12 June 2019

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NEWS DESK Whales making a comeback ALTHOUGH hunted to the edge of extinction during the industrial whaling era, it is expected that 35,000 humpback whales will visit eastern Australian this year. When whaling ended it was estimated that only 200 – 400 had survived. The news is not so good for the southern right whale, with their southeast Australian numbers now estimated at between 250 and 300 individuals with little noticeable increase in population size. The best land-based locations to see whales in the Two Bays region between June and September] are: Barwon Bluff,; Port Phillip Heads; Cape Schanck; The Nobbies, Pyramid Rock, Cape Woolamai on Phillip Island; and Bass Coast. Fines can apply to people deliberately approaching a whale closer than 200metres for vessels; 300m for jet skis; and 500m height for aircraft (including drones).

WHALES making their presence felt off of Ranelagh Beach, Mt Eliza. Picture: Dolphin Research Institute

Whales back in the bays for winter IT was as if the irst day of winter was arranged by central casting. Right on cue, humpback whales appeared in Port Phillip and along the Phillip Island coast. A pod of killer whales was reported at Port Phillip Heads. In the know whale watchers have been awaiting the annual arrival of the marine mammals as they move from the wild Southern Ocean into warmer waters along Australia’s coastlines. For many years, Victoria mostly missed out on seeing these whales, however over the past decade, whale

numbers have grown and the migration of humpback whales regularly spills into the coastal waters of the state’s two major bays, Port Phillip and Western Port. The Hastings-based Dolphin Research Institute monitors whale movements and with sightings becoming more regular, established the Two Bays Whale Project, a citizen science initiative designed to gather information on visiting humpback, southern right and killer whales. The project is a partnership with Wildlife Coast Cruises.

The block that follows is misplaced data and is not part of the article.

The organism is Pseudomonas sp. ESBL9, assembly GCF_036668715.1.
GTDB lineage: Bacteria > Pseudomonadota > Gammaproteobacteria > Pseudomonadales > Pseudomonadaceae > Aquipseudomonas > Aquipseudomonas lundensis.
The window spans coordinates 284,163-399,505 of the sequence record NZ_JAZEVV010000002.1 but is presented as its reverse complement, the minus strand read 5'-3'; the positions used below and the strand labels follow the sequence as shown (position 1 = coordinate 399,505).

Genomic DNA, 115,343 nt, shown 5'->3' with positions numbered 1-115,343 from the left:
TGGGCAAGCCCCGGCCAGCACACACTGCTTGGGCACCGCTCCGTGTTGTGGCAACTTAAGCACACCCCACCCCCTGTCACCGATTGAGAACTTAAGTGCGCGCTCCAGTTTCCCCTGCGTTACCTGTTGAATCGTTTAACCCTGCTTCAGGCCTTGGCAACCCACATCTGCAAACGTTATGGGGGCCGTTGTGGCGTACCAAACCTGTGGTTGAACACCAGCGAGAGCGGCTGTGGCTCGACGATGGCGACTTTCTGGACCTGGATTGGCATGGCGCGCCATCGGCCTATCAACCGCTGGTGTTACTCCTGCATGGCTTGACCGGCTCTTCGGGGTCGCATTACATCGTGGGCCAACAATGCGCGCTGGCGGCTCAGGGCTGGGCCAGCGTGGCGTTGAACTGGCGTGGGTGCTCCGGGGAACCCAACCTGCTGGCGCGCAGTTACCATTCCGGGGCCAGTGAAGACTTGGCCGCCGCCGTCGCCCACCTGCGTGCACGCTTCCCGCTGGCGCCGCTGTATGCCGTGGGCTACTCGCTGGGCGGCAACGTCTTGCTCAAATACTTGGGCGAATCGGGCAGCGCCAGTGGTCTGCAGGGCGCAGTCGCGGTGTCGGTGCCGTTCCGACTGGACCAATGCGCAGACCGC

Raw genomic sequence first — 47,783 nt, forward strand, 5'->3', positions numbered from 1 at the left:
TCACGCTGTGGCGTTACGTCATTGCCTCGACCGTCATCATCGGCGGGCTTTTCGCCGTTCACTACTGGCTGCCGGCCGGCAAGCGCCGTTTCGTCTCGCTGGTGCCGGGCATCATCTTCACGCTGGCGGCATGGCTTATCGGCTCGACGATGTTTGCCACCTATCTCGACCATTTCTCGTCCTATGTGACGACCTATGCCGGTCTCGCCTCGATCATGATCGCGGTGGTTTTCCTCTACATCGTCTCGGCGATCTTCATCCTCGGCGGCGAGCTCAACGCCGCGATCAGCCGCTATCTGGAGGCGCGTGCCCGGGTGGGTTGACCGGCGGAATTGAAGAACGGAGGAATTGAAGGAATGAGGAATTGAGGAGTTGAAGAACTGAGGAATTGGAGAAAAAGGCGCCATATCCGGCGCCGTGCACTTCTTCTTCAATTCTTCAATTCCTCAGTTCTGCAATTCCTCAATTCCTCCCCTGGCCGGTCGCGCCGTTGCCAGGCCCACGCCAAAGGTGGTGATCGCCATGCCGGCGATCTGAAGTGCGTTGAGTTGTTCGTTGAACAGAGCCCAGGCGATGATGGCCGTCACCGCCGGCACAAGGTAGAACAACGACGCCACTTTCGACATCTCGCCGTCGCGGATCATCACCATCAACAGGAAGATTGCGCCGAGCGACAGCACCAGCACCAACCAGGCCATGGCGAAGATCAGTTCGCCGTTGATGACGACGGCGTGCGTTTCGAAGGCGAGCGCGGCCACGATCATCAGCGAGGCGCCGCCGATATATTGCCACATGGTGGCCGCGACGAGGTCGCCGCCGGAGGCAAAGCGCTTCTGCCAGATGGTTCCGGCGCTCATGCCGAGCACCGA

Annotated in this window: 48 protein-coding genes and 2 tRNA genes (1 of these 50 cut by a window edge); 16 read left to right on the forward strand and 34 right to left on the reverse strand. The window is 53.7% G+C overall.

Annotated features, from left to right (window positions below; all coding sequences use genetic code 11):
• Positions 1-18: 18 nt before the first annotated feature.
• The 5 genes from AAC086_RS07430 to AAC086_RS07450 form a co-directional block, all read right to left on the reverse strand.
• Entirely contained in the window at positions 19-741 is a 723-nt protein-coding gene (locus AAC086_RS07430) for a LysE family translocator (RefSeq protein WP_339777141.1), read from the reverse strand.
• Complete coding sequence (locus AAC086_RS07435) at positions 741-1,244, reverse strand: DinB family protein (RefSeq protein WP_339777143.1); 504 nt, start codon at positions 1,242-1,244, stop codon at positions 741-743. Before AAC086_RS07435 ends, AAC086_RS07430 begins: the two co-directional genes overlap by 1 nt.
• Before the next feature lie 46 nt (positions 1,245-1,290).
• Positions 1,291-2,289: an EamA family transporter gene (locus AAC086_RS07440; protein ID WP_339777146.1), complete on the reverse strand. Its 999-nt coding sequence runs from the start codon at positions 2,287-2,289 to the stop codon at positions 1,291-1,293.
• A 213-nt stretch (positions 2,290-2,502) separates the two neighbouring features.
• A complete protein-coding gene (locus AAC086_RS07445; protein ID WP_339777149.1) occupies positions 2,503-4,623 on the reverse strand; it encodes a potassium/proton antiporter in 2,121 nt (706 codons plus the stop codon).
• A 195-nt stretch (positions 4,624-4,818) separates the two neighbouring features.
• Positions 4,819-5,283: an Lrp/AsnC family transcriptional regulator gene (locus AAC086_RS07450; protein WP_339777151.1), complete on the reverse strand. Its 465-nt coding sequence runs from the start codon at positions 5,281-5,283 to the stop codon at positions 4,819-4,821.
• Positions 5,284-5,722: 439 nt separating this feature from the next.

“The project has been an amazing step forward for the monitoring and management of large whales in our coastal waters,” project coordinator David Donnelly said. “Last season our citizen science community was instrumental in tracking a humpback whale entangled in crayish pots.” This information was shared with wildlife managers to assist with the emergency response. This year, whale spotters are being asked to keep watch for a young whale with a large wound on its tail.

The little whale was photographed off Wilsons Promontory last year and through the citizen science network it was matched to photos of a calf with a fresh gaping wound taken 47 days earlier in Hervey Bay, Queensland. “We suspect the calf had been attacked by sharks,” Mr Donnelly said. “In a remarkable feat, the mother whale was able to rescue her calf and travel more than 2000 kilometres to Victoria in 47 days. She would have also fed it about 100 litres of milk every day. “We suspect they would have trave-

led to sub-Antarctic waters to feed over summer, so are very keen to see if the calf survived.” The Two Bays Whale Project is calling for citizen scientists to contribute sightings through ‘PodWatch’ its recently launched application. Go to www.dolphinresearch.org. au and click on the sightings link. The system can be saved to a smart phone’s home screen and used like any other app. Donations to the institute’s GiveNow appeal can be made at www.dolphinresearch.org.au Keith Platt

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www.hiddenhearing.com.au Chelsea Mordialloc Mentone News

12 June 2019

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